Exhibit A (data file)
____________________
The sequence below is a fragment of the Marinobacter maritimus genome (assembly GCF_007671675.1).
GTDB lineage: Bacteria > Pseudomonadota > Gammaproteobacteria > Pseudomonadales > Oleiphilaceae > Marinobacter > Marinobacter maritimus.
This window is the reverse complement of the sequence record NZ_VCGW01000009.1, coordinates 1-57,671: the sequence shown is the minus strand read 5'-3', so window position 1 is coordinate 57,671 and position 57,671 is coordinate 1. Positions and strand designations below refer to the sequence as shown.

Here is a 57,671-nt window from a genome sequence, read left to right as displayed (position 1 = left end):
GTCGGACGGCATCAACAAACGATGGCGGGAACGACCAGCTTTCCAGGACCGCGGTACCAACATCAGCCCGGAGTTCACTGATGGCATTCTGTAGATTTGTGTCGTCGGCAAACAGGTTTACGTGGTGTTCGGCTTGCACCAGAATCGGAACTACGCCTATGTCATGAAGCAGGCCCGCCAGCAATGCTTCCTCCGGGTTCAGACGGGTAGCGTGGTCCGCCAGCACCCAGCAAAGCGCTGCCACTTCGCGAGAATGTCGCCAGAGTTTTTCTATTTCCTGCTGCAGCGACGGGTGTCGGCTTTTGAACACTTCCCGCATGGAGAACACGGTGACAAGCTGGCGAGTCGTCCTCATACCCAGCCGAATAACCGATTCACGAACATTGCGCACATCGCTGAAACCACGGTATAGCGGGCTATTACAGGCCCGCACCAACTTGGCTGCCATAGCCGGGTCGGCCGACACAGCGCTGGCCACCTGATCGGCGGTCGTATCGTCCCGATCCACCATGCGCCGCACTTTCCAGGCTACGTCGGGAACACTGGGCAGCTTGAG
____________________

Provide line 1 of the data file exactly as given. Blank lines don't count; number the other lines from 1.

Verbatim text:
The sequence below is a fragment of the Marinobacter maritimus genome (assembly GCF_007671675.1).